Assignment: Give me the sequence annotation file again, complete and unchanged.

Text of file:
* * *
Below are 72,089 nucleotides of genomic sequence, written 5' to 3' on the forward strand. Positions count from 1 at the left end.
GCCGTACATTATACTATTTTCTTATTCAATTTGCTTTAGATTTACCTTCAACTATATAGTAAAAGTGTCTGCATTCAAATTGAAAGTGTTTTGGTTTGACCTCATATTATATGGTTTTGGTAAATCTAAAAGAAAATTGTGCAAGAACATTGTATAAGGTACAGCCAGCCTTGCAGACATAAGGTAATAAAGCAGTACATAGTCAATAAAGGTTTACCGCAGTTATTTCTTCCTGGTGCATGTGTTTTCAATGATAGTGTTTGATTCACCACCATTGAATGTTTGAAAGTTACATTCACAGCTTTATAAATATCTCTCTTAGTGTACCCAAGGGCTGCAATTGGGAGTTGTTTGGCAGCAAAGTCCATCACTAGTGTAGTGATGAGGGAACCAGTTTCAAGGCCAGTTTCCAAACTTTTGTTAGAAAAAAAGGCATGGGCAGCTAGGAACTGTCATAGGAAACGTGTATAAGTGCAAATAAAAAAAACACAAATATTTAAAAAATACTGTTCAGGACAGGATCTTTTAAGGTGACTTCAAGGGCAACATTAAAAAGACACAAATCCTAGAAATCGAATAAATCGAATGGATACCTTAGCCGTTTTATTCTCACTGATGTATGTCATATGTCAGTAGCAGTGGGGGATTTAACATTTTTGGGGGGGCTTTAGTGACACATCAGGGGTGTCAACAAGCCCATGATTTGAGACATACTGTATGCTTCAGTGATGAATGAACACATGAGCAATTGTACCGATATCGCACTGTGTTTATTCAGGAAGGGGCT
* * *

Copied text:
Below are 72,089 nucleotides of genomic sequence, written 5' to 3' on the forward strand. Positions count from 1 at the left end.
GCCGTACATTATACTATTTTCTTATTCAATTTGCTTTAGATTTACCTTCAACTATATAGTAAAAGTGTCTGCATTCAAATTGAAAGTGTTTTGGTTTGACCTCATATTATATGGTTTTGGTAAATCTAAAAGAAAATTGTGCAAGAACATTGTATAAGGTACAGCCAGCCTTGCAGACATAAGGTAATAAAGCAGTACATAGTCAATAAAGGTTTACCGCAGTTATTTCTTCCTGGTGCATGTGTTTTCAATGATAGTGTTTGATTCACCACCATTGAATGTTTGAAAGTTACATTCACAGCTTTATAAATATCTCTCTTAGTGTACCCAAGGGCTGCAATTGGGAGTTGTTTGGCAGCAAAGTCCATCACTAGTGTAGTGATGAGGGAACCAGTTTCAAGGCCAGTTTCCAAACTTTTGTTAGAAAAAAAGGCATGGGCAGCTAGGAACTGTCATAGGAAACGTGTATAAGTGCAAATAAAAAAAACACAAATATTTAAAAAATACTGTTCAGGACAGGATCTTTTAAGGTGACTTCAAGGGCAACATTAAAAAGACACAAATCCTAGAAATCGAATAAATCGAATGGATACCTTAGCCGTTTTATTCTCACTGATGTATGTCATATGTCAGTAGCAGTGGGGGATTTAACATTTTTGGGGGGGCTTTAGTGACACATCAGGGGTGTCAACAAGCCCATGATTTGAGACATACTGTATGCTTCAGTGATGAATGAACACATGAGCAATTGTACCGATATCGCACTGTGTTTATTCAGGAAGGGGCT